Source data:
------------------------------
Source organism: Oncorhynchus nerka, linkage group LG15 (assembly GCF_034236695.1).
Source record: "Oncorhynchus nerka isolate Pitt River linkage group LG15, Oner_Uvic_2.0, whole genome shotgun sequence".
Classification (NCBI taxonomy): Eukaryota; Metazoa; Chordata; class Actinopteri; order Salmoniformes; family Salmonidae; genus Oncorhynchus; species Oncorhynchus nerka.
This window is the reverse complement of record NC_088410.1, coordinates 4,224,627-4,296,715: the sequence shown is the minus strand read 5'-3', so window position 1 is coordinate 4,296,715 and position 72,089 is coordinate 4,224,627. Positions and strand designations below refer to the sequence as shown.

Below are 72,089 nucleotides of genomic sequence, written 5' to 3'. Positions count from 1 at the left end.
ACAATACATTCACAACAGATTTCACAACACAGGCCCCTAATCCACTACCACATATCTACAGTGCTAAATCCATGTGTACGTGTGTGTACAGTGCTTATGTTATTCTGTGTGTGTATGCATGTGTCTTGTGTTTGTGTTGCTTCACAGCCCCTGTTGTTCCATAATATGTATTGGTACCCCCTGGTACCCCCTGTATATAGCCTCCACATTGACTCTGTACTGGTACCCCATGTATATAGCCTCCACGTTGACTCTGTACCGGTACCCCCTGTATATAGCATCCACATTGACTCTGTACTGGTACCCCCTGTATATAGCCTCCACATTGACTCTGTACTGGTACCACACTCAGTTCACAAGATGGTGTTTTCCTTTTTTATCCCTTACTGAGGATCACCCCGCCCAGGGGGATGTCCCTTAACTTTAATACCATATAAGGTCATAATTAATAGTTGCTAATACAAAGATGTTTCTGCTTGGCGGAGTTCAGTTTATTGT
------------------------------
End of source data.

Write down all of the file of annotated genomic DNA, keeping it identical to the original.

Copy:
Source organism: Oncorhynchus nerka, linkage group LG15 (assembly GCF_034236695.1).
Source record: "Oncorhynchus nerka isolate Pitt River linkage group LG15, Oner_Uvic_2.0, whole genome shotgun sequence".
Classification (NCBI taxonomy): Eukaryota; Metazoa; Chordata; class Actinopteri; order Salmoniformes; family Salmonidae; genus Oncorhynchus; species Oncorhynchus nerka.
This window is the reverse complement of record NC_088410.1, coordinates 4,224,627-4,296,715: the sequence shown is the minus strand read 5'-3', so window position 1 is coordinate 4,296,715 and position 72,089 is coordinate 4,224,627. Positions and strand designations below refer to the sequence as shown.

Below are 72,089 nucleotides of genomic sequence, written 5' to 3'. Positions count from 1 at the left end.
ACAATACATTCACAACAGATTTCACAACACAGGCCCCTAATCCACTACCACATATCTACAGTGCTAAATCCATGTGTACGTGTGTGTACAGTGCTTATGTTATTCTGTGTGTGTATGCATGTGTCTTGTGTTTGTGTTGCTTCACAGCCCCTGTTGTTCCATAATATGTATTGGTACCCCCTGGTACCCCCTGTATATAGCCTCCACATTGACTCTGTACTGGTACCCCATGTATATAGCCTCCACGTTGACTCTGTACCGGTACCCCCTGTATATAGCATCCACATTGACTCTGTACTGGTACCCCCTGTATATAGCCTCCACATTGACTCTGTACTGGTACCACACTCAGTTCACAAGATGGTGTTTTCCTTTTTTATCCCTTACTGAGGATCACCCCGCCCAGGGGGATGTCCCTTAACTTTAATACCATATAAGGTCATAATTAATAGTTGCTAATACAAAGATGTTTCTGCTTGGCGGAGTTCAGTTTATTGT